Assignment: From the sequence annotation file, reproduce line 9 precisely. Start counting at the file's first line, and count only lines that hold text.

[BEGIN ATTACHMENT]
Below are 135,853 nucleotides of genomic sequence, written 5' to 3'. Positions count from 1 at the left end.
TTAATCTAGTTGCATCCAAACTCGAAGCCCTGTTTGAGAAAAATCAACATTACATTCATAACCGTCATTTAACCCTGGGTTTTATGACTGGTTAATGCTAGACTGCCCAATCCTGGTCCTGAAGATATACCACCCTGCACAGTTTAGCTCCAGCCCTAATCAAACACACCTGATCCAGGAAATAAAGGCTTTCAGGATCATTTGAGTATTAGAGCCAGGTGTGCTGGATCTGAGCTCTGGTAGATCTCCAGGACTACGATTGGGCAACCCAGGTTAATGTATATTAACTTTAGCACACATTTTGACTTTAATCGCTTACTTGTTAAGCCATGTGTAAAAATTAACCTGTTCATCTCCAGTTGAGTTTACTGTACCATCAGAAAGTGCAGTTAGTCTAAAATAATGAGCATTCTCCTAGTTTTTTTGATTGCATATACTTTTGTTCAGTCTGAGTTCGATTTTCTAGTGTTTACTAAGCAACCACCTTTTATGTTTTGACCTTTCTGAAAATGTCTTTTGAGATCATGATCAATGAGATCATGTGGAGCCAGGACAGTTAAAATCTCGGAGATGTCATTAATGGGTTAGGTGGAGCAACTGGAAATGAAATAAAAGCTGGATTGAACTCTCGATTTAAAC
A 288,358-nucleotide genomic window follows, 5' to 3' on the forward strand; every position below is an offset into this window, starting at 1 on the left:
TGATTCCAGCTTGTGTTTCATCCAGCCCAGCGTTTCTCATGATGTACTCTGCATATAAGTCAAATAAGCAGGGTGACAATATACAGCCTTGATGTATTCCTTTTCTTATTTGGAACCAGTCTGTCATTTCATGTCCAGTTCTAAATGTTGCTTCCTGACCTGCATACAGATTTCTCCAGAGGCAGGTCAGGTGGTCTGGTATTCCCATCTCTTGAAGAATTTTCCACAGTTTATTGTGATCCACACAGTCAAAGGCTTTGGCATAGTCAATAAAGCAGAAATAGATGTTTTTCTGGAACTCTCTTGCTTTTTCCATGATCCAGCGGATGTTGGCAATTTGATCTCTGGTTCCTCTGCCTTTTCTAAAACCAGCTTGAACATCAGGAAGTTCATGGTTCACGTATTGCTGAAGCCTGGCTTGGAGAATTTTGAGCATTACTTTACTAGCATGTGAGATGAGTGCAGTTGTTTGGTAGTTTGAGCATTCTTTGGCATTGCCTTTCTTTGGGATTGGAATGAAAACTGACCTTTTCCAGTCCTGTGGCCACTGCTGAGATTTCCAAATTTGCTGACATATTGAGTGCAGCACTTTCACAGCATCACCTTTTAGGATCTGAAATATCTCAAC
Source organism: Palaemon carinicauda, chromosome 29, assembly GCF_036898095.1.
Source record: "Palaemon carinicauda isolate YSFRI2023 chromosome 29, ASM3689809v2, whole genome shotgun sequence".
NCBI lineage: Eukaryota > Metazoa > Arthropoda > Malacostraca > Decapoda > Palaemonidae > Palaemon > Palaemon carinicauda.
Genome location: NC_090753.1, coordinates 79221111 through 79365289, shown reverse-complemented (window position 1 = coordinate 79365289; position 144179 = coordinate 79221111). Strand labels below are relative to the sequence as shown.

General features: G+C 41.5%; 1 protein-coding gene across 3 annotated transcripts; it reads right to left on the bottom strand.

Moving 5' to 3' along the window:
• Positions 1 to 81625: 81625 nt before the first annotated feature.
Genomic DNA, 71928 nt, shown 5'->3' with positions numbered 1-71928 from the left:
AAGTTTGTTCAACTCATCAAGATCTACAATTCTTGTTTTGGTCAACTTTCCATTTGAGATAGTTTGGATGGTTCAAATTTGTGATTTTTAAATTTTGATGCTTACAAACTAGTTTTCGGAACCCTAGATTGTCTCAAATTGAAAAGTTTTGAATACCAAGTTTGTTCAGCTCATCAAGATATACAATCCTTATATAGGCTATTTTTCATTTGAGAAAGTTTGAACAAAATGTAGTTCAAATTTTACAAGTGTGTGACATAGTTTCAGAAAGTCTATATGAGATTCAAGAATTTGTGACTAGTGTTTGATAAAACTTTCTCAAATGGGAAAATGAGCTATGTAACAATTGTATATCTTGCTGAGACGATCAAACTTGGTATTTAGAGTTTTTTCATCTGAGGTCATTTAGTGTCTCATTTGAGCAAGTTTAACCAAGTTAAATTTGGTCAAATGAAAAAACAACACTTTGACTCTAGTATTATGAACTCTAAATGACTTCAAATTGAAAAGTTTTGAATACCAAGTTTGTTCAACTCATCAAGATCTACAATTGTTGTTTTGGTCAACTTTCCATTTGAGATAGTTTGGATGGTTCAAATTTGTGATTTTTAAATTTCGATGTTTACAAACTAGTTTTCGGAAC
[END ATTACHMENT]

General features: G+C 41.5%; 1 protein-coding gene across 3 annotated transcripts; it reads right to left on the bottom strand.